In some cases, errors and anomalies occur during workflows, such as samples exceeding certain limits. If the situation arises, LIMS allow labs to shut down any erroneous points, or send notifications to users requesting they clean particular areas. For further integrity, LIMS also enable users to demonstrate that they have taken any remedial actions, such as decontaminating the area.

Recording corrective actions in this manner leads to improved accountability of errors, consequently enabling better compliance of procedures with any regulators.

6. Review data

EM requires the production of several reports, including information such as any organisms identified. Using a paper system, this can take up to a day, tying up time that could be better spent elsewhere.

LIMS can generate these reports almost instantaneously, thereby requiring less resources and freeing personnel up for other value-adding tasks. Additionally, they can also provide regulatory data in the right format when it is needed, improving the lab’s compliance and upholding company reputation.

Open the door to streamlined sampling with LIMS

Better data management and efficient scheduling is crucial to improve EM and enable accurate drinking water and wastewater testing processes. LIMS bring the whole process together, illuminating the path to higher productivity and improved data traceability — all while enabling the lab to meet regulatory requirements.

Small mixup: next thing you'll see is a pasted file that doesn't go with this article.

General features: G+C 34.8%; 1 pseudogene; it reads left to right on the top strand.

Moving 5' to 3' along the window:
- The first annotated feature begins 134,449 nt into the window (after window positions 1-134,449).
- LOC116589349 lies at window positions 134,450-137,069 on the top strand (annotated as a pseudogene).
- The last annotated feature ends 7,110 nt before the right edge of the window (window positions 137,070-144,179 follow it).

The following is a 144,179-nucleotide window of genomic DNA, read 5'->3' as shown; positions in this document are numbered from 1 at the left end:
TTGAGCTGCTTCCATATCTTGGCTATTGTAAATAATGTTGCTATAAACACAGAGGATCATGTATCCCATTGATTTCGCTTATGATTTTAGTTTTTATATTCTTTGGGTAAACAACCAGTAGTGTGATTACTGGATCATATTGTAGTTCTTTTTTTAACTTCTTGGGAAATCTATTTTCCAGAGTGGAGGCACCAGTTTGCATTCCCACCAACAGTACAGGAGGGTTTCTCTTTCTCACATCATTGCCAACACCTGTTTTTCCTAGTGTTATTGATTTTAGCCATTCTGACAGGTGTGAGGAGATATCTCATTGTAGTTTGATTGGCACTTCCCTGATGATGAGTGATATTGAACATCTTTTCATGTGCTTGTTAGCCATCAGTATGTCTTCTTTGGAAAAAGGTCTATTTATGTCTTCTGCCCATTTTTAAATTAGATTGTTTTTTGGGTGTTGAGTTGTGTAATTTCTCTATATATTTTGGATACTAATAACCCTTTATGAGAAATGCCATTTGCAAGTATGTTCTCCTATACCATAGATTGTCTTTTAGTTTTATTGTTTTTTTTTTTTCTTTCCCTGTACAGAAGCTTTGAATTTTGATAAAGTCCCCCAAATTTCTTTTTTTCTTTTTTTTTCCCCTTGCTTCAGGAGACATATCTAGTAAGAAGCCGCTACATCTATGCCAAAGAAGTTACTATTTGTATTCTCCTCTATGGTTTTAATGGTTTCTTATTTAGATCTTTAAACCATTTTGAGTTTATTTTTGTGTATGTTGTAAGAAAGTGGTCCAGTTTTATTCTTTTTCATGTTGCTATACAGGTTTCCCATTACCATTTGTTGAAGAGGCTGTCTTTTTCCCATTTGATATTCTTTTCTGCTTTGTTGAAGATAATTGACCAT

The improved data collection and more efficient processes enabled by LIMS are the key to unlocking productivity in the water monitoring lab, enabling thriving and compliant EM processes with less effort.

About the Author

George Mattis

George Mattis is currently a senior technical solution consultant with the digital science team at Thermo Fisher Scientific, with over 30 years in the information technology industry. He has a B.S. in computer engineering from Rensselaer Polytechnic Institute and an M.B.A. from Northeastern University. He has worked with many of the leading manufacturing companies around the world in addressing their laboratory requirements around informatics, regulatory compliance, and process improvements through his background in laboratory information management systems, integration technologies and digital transformation.